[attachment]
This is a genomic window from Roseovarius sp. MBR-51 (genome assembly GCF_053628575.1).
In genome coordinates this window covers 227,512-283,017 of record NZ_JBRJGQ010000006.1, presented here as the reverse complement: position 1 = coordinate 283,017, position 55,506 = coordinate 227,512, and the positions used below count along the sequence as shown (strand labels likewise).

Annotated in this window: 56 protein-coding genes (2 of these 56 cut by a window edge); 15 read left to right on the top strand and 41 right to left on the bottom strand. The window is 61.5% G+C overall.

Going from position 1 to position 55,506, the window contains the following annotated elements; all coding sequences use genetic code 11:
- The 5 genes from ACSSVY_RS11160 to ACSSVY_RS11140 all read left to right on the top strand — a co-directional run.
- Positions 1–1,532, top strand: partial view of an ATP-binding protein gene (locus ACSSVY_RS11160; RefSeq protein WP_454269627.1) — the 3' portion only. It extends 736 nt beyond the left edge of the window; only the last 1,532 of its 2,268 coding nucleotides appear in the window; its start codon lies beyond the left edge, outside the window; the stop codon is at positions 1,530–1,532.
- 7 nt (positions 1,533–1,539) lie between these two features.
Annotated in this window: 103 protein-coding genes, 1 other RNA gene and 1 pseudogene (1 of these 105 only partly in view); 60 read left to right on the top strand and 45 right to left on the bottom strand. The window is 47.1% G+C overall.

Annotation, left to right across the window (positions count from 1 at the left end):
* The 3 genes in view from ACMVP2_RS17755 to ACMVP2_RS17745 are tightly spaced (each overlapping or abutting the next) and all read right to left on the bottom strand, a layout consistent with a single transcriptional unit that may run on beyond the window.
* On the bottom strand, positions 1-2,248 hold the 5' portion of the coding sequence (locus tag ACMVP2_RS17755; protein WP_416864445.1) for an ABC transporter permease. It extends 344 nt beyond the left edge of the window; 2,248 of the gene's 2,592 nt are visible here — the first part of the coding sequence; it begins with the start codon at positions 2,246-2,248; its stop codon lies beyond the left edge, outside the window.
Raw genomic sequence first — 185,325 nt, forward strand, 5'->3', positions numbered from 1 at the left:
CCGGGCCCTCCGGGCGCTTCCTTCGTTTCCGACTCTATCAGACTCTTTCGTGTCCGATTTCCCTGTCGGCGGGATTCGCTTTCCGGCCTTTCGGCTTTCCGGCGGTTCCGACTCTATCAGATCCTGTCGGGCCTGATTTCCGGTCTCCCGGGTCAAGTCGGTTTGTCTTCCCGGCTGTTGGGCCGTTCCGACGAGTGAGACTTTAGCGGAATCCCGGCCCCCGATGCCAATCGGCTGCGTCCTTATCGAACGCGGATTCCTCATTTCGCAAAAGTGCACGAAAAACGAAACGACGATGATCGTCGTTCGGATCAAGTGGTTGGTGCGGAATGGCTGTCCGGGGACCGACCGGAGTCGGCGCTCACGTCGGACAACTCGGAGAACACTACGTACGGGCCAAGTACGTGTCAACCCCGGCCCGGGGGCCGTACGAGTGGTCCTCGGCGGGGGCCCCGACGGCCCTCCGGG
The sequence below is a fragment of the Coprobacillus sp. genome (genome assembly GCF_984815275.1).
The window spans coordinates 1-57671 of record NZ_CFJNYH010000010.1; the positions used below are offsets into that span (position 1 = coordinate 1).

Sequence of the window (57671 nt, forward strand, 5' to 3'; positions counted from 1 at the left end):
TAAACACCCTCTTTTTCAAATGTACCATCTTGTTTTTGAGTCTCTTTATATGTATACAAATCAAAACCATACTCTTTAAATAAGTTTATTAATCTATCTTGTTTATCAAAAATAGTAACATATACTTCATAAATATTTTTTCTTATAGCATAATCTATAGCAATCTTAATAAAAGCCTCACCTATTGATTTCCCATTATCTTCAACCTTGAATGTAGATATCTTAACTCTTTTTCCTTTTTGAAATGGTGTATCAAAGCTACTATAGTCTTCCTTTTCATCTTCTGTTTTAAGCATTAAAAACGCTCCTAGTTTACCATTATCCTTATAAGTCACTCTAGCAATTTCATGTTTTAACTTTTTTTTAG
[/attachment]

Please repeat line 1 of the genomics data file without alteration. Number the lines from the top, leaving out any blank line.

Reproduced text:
This is a genomic window from Roseovarius sp. MBR-51 (genome assembly GCF_053628575.1).